Teva Targets Younger Customers

Teva Targets Younger Customers
Joel Heath

NEW YORK — Joel Heath wants to put Teva in front of a whole new consumer.

Heath, 40, the global brand marketing director for Teva since 2009, took over the president’s spot earlier this year, when former head Pete Worley was promoted to president of the Asia-Pacific region for parent company Deckers Outdoor Corp.

“I think when people saw the announcement, they said, ‘He’s not a shoe dog. What’s up with that?’” Heath said. “We have a lot of shoe dogs — and we need them all — but I’m a consumer guy, and we are a great adventure brand that has allowed itself to age with the consumer.”

Now, Heath is working to court more young consumers.

A 2009 study commissioned by the brand showed its average customer age was 42 — more than a decade removed from the 26-year-old outdoor enthusiast Teva wants to target. (Since then, the average age has come down by two years, thanks to the firm’s new efforts.)

As part of those efforts, Teva is aggressively expanding into action sports with skate styles, bike product and a much more diverse winter offering, including a line of packable insulated boots debuting for fall ’12.

“The consumers we want to talk to are really about changing rules, redefining what the outdoors means. Action sports and outdoor are colliding, and the consumer’s been there for almost six years,” Heath said.

The exec also is bringing the product, marketing and sales teams closer together, in addition to hiring a new position: an executive-level creative director who will report to him and oversee the look of product, as well as all marketing, digital initiatives and consumer outreach.

“Having design at the center of the table is the most important thing we can do,” Heath said.

Brian Trask, footwear category manager for Boston-based City Sports, said his team has been experimenting with some of Teva’s newer commuter styles, BMX and active water product, as well as hiking and trail styles. And so far, he said, the new product seems to appeal to a different shopper.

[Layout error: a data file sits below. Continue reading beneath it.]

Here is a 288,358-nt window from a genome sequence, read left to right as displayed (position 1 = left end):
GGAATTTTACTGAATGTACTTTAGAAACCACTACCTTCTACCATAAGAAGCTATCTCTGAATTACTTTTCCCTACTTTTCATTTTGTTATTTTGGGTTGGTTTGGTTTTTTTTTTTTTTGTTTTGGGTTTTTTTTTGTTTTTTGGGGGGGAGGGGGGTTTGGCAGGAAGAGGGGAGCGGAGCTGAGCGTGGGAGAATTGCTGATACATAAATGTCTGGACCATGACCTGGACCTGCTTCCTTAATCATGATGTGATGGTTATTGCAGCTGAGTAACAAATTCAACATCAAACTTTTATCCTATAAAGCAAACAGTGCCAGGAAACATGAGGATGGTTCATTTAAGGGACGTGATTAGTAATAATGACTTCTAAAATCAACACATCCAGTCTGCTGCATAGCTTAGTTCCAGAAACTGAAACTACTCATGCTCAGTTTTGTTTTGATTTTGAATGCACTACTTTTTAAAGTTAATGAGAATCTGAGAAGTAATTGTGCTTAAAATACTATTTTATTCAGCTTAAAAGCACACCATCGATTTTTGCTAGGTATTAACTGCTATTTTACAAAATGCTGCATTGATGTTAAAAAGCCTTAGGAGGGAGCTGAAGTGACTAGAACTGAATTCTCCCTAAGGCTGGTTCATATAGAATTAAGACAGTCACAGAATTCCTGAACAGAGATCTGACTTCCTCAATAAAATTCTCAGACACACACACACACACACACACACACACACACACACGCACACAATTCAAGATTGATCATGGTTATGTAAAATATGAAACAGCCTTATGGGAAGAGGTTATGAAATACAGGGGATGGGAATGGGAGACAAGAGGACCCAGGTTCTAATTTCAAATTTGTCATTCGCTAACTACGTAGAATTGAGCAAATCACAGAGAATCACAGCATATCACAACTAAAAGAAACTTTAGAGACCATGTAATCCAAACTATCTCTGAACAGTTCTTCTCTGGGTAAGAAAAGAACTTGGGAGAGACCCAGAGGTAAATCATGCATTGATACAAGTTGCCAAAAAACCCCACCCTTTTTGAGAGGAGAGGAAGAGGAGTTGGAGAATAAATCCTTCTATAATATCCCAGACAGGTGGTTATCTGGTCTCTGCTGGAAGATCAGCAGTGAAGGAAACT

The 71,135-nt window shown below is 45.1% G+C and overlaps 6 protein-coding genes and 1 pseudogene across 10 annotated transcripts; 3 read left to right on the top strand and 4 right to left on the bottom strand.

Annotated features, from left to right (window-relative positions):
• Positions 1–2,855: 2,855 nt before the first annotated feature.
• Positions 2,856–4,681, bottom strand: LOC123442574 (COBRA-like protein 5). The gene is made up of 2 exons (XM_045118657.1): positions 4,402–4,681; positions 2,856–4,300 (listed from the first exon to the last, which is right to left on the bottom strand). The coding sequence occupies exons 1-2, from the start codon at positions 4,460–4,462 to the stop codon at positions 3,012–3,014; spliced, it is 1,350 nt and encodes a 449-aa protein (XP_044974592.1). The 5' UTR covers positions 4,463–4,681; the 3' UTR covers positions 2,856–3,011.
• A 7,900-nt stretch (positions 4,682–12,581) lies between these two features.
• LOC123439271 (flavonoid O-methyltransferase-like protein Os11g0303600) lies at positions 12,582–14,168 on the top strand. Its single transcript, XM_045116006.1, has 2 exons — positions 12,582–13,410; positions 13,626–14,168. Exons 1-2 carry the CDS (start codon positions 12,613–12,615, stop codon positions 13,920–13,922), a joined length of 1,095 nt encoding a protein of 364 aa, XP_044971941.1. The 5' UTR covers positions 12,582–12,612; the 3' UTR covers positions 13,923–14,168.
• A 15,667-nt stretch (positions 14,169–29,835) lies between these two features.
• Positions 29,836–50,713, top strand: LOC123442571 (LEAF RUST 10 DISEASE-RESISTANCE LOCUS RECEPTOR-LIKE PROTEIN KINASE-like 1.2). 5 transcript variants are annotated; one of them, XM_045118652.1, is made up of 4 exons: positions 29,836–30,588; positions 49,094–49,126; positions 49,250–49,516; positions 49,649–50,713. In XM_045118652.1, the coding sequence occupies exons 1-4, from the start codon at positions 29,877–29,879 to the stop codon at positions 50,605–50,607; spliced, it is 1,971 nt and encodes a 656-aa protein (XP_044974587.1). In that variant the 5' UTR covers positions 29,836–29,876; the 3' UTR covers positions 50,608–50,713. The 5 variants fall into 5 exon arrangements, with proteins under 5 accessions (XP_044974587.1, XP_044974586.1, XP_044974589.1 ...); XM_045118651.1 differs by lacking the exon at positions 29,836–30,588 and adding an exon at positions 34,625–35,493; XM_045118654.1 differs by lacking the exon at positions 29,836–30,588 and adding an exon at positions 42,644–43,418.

“They’re definitely [intriguing some new customers], ones who aren’t used to some of the technology that Teva can bring to the table,” Trask said.

“[Teva is] headed in the right direction with product like the Gnarkosi and the Churn,” Anthony Clark, footwear buyer for Park City, Utah-based e-tailer Backcountry.com, said of the brand’s action-sports offerings. “They have potential there for sure.”

But attracting that new consumer means getting the word out, and Heath said Teva is willing to make the investment.

“We’ve almost doubled our market spend,” he said. The firm also will focus more on sponsored athletes and in promoting the Teva Mountain Games, the twice-yearly Vail, Colo.-based action sports festival the brand sponsors. “We’re going to utilize our content platforms,” Heath said. “For the Mountain Games, we spend a lot of money syndicating the content.”

Additionally, it will emphasize digital initiatives and out-of-home advertising, such as the Denver Airport campaign the brand orchestrated for last summer’s Teva Mountain Games.

Trask heralded the brand’s increased social media play as a key in attracting customers. “They’ve realized there’s a huge customer shopping online, and by tapping into technology and social networking, they’re getting people talking about their product. And we’re definitely seeing it pay early dividends.”

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